The liquid air study has been published by the Centre for Low Carbon Futures. It proposes that liquid air may be an exciting new energy storage technology which could help to meet some of our toughest energy challenges including energy security and zero emissions transport. The paper, entitled ‘Liquid Air in the future energy mix: A new industry for UK PLC,’ investigates whether the technology could provide a credible alternative to existing energy storage systems and low carbon transport solutions in order to better harness renewable energy and deliver energy security. It also considers the technology’s economic value to the UK.
The Liquid Air technology was originally developed by inventor Peter Dearman in his garage as a possible means of powering vehicles. The technology was then further developed by a specially created company, Highview Power Storage, and has since been deployed in a two-year pilot study at the back of a power station near Slough in Berkshire, part-funded by the government. In October last year the Institute of Mechanical Engineers (IMechE) held a conference to discuss the use of ‘cryogenic liquids’ and how they can help the development of a low carbon economy.
These cryogenic liquids are already widely used in industry but their potential for use as an energy vector is only just beginning to be explored. Consequently, discussion concerning liquid air is not yet part of the mainstream energy debate, despite the apparent huge potential the technology offers. For example it is uniquely able to recover low grade waste heat from sources such as thermal generation, data centres and industrial processes as well as vehicle engines. This heat can then be turned into power and a number of British organisations are developing ways to exploit the technology as a zero emission store and transport fuel. This would in turn create a huge economic opportunity for the UK.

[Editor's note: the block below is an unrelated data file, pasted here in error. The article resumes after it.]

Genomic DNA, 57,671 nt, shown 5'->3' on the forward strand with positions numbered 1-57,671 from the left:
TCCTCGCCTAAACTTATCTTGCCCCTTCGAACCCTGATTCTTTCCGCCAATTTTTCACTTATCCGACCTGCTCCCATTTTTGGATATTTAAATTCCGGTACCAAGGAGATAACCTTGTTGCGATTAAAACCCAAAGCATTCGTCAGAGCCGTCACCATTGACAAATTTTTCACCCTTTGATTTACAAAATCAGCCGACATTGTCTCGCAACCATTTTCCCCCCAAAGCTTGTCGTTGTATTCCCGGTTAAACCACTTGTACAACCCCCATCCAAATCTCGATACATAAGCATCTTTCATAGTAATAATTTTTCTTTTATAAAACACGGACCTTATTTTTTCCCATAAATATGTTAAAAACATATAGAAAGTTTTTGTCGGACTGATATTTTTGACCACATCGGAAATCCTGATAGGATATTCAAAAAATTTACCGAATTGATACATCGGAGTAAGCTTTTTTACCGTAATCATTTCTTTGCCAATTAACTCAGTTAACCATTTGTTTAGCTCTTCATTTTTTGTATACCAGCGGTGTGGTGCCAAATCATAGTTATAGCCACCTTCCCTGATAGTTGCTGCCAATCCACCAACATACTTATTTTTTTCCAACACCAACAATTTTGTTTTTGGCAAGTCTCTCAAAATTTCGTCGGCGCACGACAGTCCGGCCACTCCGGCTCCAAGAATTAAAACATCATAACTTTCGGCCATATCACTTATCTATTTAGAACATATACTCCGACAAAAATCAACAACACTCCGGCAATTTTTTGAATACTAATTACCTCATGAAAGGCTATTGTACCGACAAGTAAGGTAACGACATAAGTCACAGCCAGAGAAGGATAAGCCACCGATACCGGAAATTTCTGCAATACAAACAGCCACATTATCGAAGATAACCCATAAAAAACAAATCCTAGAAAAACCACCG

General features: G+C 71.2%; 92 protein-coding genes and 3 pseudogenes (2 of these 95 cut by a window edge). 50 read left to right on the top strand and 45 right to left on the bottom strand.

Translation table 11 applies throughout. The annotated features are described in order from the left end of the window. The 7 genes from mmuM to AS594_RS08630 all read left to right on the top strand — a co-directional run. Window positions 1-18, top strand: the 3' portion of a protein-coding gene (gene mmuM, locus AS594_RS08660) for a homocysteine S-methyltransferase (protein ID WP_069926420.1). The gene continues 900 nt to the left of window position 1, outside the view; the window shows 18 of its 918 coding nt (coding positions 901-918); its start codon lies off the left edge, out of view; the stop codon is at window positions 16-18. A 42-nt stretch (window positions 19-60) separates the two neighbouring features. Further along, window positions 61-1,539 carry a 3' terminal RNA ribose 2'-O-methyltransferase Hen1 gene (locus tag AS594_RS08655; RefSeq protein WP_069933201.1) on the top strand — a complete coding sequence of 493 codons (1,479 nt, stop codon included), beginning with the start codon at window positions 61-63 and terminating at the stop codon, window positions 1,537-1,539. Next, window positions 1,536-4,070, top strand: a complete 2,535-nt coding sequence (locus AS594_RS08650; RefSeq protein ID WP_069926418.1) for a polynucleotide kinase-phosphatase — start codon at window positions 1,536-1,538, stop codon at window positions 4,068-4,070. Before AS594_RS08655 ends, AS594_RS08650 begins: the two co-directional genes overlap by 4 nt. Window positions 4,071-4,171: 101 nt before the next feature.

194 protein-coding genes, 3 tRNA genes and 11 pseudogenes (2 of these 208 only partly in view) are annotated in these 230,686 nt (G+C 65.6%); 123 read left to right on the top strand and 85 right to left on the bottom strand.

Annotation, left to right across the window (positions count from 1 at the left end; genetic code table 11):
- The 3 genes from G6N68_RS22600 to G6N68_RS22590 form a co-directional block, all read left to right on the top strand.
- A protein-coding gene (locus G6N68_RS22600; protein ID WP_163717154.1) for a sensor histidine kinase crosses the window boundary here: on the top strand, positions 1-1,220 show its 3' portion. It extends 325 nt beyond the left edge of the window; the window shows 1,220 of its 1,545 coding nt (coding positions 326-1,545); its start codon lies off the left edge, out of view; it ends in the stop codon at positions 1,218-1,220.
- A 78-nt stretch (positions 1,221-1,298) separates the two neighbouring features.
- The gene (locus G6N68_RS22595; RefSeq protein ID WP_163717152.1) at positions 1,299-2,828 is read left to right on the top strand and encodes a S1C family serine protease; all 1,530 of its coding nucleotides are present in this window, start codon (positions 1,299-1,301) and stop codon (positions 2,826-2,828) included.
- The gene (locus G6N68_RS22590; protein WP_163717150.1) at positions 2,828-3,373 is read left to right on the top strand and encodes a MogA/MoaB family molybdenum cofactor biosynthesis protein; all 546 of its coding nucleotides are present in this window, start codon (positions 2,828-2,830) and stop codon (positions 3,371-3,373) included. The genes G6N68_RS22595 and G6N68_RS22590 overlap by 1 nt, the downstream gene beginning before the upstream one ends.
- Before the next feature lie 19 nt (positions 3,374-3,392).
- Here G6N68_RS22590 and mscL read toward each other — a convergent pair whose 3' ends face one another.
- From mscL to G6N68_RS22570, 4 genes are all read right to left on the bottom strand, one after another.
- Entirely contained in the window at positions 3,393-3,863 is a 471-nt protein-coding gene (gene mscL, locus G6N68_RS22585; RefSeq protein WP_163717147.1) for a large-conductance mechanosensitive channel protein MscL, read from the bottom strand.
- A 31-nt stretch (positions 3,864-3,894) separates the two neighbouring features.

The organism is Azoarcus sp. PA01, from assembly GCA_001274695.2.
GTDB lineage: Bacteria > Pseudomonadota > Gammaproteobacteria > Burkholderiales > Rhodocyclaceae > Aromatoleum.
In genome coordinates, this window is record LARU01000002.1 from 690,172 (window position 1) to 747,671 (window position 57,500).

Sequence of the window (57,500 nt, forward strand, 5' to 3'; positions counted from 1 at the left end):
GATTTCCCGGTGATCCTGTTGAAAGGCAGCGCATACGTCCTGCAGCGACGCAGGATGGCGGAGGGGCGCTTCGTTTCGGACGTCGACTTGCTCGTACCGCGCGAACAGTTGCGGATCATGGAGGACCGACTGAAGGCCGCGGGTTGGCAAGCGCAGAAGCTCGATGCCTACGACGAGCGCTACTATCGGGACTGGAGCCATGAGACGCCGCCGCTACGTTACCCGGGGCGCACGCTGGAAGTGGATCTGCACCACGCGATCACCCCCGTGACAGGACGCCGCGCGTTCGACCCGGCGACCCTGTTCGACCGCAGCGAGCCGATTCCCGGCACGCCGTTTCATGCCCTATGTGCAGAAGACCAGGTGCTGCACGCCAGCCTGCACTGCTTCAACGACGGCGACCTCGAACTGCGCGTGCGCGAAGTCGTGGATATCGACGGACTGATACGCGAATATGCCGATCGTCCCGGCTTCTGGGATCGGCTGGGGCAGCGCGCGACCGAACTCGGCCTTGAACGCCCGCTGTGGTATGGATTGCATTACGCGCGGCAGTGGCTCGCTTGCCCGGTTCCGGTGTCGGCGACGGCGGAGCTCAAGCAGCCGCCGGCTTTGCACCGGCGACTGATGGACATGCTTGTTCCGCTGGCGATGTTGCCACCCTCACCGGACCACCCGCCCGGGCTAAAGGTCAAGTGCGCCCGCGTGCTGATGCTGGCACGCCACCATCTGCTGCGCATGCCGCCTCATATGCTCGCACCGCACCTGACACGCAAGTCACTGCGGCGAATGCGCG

“An urgent debate is needed around the opportunities that liquid air may offer in providing a step-change (down) in the cost of providing secure energy storage” said Professor Richard A. Williams, OBE, FREng, the Pro Vice-Chancellor of the University of Birmingham, “especially as an alternative to battery technologies in vehicles - and to provide a real solution to the challenges of relying on renewable energy resources. Critically the UK has world class expertise in both mechanical engineering and cryogenics. There is a unique economic opportunity for us to develop a UK-centric industry, which requires limited investment in new expertise or manufacturing plant.”
The paper includes contributions from a wide range of energy experts from world-class consultancies such as Arup, Poyry and Ricardo, the German industrial gases company Messer and various academics from the Universities of Leeds, Birmingham, Strathclyde, Brighton and Imperial College. It discusses whether there is a need for a new energy vector, how the new technology actually works, its potential economic value and further explores comparisons with existing technologies.
The conference will explore the opportunities and potential impacts of liquid air for grid and infrastructure, industrial and transport applications. It will also discuss the manufacturing and industry opportunities, current initiatives, possible future actions and challenges. A series of panel question-and-answer sessions will be held throughout the day. There will also be a champagne reception with an opportunity for networking from 5pm onwards.